Paragraph 1 below applies to all employees and Board Directors. Paragraphs 2 through 4 below apply only to employees at the director level and above and Board Directors.

ALL EMPLOYEES & BOARD DIRECTORS:

1. Transactions involving the Company’s securities are prohibited at all times if you have knowledge of material information about the Company that the Company has not publicly disseminated. In general, information should be considered “material” if it could be expected that a reasonable investor would attach significance to the information in reaching an investment decision involving the Company’s securities. Determining whether information is material is subjective; accordingly, employees should discuss such issues with a Monitor or other designated Company personnel. Transactions in the Company’s securities are prohibited until the close of the second full trading day after public disclosure of material information.

EMPLOYEES AT AND ABOVE DIRECTOR LEVEL & BOARD DIRECTORS:

2. Transactions in the Company’s securities are prohibited starting three (3) weeks before the end of any fiscal quarter and ending at the close of the second full trading day after public release of the Company’s quarterly or annual financial results.

3. Transactions in the Company’s securities are prohibited during periods that the Company has designated as a limited trading period (also known as “event-specific blackouts”) unless the Board Director or employee obtains the prior approval of a Monitor. For example, limited trading periods would occur if the Company is actively involved in negotiations for the acquisition of a significant business. The Company may notify you that you are subject to a limited trading period, in which case you must refrain from trading in the Company’s securities. Under the U.S. federal securities laws, Board Directors and senior level Company employees are deemed to have knowledge of material Company information, even if they do not have actual knowledge of that information.

4. Board Directors and employees are not prohibited from exercising stock options during any of the foregoing periods, however, the options must be exercised by paying cash for the exercise price and tax withholding and the shares received must be held during the period in which trading is prohibited. Similarly, the purchase of shares under the Company’s Employee Stock Purchase Plan is not prohibited during blackout periods.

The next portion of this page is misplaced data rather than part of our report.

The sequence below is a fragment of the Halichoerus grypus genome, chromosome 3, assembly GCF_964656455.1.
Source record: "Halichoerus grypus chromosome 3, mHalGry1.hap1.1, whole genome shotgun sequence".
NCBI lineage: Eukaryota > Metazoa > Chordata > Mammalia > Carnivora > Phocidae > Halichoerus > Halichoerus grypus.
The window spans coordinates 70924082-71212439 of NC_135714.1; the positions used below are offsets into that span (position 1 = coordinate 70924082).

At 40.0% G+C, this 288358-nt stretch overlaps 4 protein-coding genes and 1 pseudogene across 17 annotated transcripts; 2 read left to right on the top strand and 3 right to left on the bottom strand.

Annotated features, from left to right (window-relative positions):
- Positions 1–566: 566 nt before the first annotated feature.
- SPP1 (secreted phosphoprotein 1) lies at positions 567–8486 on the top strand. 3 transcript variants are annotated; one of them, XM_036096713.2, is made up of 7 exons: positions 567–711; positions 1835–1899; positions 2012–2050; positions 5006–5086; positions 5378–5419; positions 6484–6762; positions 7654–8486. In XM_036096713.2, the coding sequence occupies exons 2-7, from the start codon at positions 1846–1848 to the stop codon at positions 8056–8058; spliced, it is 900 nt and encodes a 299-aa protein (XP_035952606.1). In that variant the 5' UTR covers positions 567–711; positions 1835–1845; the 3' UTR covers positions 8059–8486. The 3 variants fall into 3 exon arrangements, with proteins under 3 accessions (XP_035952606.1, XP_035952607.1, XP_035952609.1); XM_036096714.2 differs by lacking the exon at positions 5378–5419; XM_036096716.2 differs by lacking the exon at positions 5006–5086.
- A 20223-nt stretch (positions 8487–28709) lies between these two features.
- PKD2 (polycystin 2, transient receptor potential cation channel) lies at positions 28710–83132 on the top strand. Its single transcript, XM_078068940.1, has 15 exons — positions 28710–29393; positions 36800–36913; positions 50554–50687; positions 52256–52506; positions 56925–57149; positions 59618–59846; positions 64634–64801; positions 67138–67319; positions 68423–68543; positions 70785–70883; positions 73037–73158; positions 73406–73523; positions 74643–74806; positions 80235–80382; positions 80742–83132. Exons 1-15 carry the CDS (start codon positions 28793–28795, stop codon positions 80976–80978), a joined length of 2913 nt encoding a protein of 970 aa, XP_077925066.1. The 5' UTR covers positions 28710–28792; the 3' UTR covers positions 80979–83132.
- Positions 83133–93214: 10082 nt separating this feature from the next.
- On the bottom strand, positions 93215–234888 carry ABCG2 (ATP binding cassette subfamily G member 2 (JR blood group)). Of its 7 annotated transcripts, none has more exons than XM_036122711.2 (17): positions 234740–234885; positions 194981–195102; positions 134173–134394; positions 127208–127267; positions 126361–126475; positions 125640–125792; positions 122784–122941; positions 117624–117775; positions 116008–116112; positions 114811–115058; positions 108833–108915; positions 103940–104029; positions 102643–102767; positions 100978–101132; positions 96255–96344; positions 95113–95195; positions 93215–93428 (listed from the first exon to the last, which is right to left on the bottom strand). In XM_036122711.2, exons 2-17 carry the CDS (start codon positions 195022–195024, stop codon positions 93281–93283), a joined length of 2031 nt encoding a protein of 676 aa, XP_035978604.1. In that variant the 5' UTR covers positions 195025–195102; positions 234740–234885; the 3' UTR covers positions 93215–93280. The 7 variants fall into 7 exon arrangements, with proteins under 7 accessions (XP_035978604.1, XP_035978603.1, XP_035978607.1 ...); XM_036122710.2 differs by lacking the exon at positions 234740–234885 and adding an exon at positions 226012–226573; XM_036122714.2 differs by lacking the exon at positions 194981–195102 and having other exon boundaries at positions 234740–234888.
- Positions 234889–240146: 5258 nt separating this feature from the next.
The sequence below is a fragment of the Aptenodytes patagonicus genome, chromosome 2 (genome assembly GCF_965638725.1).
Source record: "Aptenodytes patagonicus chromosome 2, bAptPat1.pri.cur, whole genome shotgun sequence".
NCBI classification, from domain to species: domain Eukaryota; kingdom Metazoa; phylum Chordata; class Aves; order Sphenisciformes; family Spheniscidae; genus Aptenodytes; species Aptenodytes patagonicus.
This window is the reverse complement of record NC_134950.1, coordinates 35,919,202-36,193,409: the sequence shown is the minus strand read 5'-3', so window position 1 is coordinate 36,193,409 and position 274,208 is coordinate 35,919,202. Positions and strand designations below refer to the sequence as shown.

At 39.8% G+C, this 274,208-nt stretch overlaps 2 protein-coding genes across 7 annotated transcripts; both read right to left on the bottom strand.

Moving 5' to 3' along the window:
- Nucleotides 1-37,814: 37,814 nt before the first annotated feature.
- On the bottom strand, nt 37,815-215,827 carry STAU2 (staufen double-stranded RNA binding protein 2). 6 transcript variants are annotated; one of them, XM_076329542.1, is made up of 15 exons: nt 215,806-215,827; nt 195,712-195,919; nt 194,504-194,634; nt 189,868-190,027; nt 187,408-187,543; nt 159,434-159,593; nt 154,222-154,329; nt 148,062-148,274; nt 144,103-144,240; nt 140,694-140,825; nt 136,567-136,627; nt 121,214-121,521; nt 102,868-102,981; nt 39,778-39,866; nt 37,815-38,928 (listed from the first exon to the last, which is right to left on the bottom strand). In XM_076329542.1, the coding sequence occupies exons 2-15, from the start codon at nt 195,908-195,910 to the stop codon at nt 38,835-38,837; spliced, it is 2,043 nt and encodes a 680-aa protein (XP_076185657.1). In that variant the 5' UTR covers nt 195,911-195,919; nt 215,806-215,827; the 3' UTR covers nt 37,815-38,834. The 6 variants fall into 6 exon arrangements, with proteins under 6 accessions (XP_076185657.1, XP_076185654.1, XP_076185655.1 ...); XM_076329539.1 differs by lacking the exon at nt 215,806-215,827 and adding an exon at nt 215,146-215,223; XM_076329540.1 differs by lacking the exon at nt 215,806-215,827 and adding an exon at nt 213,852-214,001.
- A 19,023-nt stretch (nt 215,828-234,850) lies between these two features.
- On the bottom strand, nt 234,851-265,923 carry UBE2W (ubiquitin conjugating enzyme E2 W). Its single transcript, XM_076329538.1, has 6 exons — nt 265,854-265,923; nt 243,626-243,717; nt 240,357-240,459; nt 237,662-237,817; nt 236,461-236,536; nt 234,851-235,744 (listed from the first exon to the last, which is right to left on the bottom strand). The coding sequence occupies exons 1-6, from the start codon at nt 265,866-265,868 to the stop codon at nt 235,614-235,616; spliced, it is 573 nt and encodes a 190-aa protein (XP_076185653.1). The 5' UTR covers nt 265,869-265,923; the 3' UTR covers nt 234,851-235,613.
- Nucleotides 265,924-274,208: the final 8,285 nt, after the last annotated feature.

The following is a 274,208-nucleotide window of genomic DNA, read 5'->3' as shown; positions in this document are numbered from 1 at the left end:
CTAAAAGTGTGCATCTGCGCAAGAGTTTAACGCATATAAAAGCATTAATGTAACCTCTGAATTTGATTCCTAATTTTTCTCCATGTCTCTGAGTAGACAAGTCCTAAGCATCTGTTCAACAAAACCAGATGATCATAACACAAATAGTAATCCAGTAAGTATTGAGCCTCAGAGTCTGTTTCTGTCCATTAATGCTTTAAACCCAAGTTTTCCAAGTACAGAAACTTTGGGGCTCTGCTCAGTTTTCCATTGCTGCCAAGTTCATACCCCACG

Additional Rules Applicable to Form 4 Filers
Section 16 of the Securities Exchange Act of 1934 applies to all Board Directors, Executive Officers, and their families ("insiders"). Section 16(b) provides that any profit realized by any insider from any combination of a purchase and sale or sale and purchase of any of the Company’s equity securities within any six-month period is recoverable by the Company. Liability is imposed under Section 16(b) regardless of intent or possession or use of inside information. Further, the Company may not waive its right to recover this “profit.”

Section 16(a) requires that members of our Board of Directors and Executive Officers file reports of most transactions in the Company’s securities with the SEC within two (2) business days of each transaction. Transactions for reporting purposes include any change in ownership, including option grant, stock grant, or exercise of options.

To avoid any liability under Section 16(b) and to assist in the timely filing of transaction reports under Section 16(a), we require that insiders adhere to the following guidelines: